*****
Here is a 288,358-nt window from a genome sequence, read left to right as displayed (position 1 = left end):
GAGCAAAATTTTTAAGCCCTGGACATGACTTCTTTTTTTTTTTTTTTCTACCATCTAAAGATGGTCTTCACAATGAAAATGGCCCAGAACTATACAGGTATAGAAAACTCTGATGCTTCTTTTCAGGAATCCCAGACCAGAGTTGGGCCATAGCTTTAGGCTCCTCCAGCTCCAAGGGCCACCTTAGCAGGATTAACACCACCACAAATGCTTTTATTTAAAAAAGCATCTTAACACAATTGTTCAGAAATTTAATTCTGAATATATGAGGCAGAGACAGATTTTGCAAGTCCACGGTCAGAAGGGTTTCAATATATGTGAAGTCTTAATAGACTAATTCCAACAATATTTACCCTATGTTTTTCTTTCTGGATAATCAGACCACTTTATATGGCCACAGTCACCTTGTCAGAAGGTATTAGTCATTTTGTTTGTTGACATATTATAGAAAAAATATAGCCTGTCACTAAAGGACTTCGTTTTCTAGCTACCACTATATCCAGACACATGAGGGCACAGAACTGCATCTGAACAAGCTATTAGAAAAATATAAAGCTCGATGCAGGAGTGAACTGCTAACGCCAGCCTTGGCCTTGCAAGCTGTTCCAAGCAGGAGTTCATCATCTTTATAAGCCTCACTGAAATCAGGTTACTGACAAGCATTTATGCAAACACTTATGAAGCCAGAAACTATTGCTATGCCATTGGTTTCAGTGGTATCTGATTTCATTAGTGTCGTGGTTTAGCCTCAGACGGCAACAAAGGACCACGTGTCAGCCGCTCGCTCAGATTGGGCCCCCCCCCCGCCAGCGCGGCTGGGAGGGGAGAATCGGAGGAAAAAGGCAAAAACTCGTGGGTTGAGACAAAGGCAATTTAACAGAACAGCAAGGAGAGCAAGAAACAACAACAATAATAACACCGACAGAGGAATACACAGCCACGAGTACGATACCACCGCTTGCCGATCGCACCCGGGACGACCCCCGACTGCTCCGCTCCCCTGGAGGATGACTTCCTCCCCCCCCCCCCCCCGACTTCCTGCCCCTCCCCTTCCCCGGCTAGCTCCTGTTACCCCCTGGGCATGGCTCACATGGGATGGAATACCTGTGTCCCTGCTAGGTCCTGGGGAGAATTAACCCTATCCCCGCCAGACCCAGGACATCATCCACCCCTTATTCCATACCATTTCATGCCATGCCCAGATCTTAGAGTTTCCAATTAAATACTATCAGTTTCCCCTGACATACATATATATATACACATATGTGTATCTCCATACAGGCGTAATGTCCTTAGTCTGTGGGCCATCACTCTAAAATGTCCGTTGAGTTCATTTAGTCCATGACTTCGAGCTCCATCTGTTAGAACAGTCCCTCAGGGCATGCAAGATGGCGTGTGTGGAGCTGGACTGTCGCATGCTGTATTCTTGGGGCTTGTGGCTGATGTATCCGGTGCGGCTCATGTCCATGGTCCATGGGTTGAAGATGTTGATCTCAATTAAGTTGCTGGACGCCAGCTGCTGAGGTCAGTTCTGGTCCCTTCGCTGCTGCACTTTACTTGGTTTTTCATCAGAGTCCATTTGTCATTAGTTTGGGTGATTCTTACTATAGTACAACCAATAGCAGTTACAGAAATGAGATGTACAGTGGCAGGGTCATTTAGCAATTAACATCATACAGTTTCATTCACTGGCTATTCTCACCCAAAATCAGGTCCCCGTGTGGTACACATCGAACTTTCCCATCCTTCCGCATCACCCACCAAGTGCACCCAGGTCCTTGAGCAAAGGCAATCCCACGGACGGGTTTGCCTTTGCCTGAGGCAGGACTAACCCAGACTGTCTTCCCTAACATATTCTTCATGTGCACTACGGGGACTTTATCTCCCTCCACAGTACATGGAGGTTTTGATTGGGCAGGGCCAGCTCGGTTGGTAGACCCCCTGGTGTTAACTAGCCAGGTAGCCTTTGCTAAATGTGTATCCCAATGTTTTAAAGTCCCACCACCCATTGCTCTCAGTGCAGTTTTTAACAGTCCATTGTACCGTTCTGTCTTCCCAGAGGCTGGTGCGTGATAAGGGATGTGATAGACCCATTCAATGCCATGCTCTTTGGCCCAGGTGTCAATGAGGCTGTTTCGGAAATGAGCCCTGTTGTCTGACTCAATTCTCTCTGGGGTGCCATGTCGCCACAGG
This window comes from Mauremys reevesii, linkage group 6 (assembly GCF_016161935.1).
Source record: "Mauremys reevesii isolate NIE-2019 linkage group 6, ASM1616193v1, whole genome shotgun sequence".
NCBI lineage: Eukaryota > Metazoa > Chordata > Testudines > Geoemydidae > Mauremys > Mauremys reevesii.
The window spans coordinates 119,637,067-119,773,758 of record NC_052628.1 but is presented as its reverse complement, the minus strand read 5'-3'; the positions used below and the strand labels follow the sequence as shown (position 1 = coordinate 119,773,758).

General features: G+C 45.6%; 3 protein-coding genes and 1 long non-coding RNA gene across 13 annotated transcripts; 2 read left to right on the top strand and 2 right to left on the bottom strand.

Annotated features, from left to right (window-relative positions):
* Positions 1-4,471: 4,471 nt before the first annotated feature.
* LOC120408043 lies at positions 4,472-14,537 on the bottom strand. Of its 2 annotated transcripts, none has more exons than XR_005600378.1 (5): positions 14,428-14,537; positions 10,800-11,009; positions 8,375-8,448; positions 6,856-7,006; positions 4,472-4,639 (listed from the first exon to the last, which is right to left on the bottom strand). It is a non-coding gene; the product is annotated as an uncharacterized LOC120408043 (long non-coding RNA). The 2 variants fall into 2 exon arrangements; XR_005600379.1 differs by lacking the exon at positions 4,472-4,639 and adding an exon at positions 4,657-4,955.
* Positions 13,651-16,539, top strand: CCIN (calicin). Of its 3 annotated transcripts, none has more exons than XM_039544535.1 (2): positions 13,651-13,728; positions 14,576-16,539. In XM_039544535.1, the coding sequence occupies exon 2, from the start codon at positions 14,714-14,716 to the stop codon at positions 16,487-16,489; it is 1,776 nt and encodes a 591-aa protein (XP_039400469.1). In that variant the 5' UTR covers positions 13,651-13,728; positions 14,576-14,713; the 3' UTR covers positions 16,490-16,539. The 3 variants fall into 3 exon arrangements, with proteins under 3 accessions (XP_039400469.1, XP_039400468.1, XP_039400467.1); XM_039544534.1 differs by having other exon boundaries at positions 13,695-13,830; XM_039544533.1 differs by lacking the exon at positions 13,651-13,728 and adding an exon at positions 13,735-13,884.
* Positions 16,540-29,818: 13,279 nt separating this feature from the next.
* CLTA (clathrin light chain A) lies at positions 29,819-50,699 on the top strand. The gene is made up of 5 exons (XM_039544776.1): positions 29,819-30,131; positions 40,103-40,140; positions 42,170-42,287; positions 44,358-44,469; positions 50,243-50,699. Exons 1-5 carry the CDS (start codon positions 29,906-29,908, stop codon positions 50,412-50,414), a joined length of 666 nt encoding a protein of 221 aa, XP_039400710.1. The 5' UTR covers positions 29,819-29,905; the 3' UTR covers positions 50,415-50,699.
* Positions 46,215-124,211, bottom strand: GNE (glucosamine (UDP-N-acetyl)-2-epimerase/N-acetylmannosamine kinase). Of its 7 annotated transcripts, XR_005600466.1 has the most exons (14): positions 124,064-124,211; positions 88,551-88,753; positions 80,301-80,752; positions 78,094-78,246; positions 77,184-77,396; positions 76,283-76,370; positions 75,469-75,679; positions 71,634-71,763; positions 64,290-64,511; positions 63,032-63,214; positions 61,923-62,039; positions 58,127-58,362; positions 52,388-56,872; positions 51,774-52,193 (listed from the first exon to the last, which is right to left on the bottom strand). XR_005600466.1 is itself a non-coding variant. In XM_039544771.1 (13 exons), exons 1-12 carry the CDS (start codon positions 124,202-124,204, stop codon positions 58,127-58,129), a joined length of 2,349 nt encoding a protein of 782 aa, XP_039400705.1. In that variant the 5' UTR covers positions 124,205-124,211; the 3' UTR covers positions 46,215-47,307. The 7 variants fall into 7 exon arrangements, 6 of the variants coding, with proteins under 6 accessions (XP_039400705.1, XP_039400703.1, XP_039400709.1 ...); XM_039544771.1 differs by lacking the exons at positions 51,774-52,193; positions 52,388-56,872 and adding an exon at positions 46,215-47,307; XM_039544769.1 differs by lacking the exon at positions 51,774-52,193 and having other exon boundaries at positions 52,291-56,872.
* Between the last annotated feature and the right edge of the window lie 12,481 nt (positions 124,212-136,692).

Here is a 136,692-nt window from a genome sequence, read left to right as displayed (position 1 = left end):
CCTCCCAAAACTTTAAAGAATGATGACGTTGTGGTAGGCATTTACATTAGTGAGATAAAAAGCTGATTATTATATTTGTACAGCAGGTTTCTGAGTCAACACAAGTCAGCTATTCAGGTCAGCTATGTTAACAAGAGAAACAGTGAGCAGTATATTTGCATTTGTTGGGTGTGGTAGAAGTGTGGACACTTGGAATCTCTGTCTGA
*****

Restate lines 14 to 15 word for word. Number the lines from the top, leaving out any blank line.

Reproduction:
* Positions 46,215-124,211, bottom strand: GNE (glucosamine (UDP-N-acetyl)-2-epimerase/N-acetylmannosamine kinase). Of its 7 annotated transcripts, XR_005600466.1 has the most exons (14): positions 124,064-124,211; positions 88,551-88,753; positions 80,301-80,752; positions 78,094-78,246; positions 77,184-77,396; positions 76,283-76,370; positions 75,469-75,679; positions 71,634-71,763; positions 64,290-64,511; positions 63,032-63,214; positions 61,923-62,039; positions 58,127-58,362; positions 52,388-56,872; positions 51,774-52,193 (listed from the first exon to the last, which is right to left on the bottom strand). XR_005600466.1 is itself a non-coding variant. In XM_039544771.1 (13 exons), exons 1-12 carry the CDS (start codon positions 124,202-124,204, stop codon positions 58,127-58,129), a joined length of 2,349 nt encoding a protein of 782 aa, XP_039400705.1. In that variant the 5' UTR covers positions 124,205-124,211; the 3' UTR covers positions 46,215-47,307. The 7 variants fall into 7 exon arrangements, 6 of the variants coding, with proteins under 6 accessions (XP_039400705.1, XP_039400703.1, XP_039400709.1 ...); XM_039544771.1 differs by lacking the exons at positions 51,774-52,193; positions 52,388-56,872 and adding an exon at positions 46,215-47,307; XM_039544769.1 differs by lacking the exon at positions 51,774-52,193 and having other exon boundaries at positions 52,291-56,872.
* Between the last annotated feature and the right edge of the window lie 12,481 nt (positions 124,212-136,692).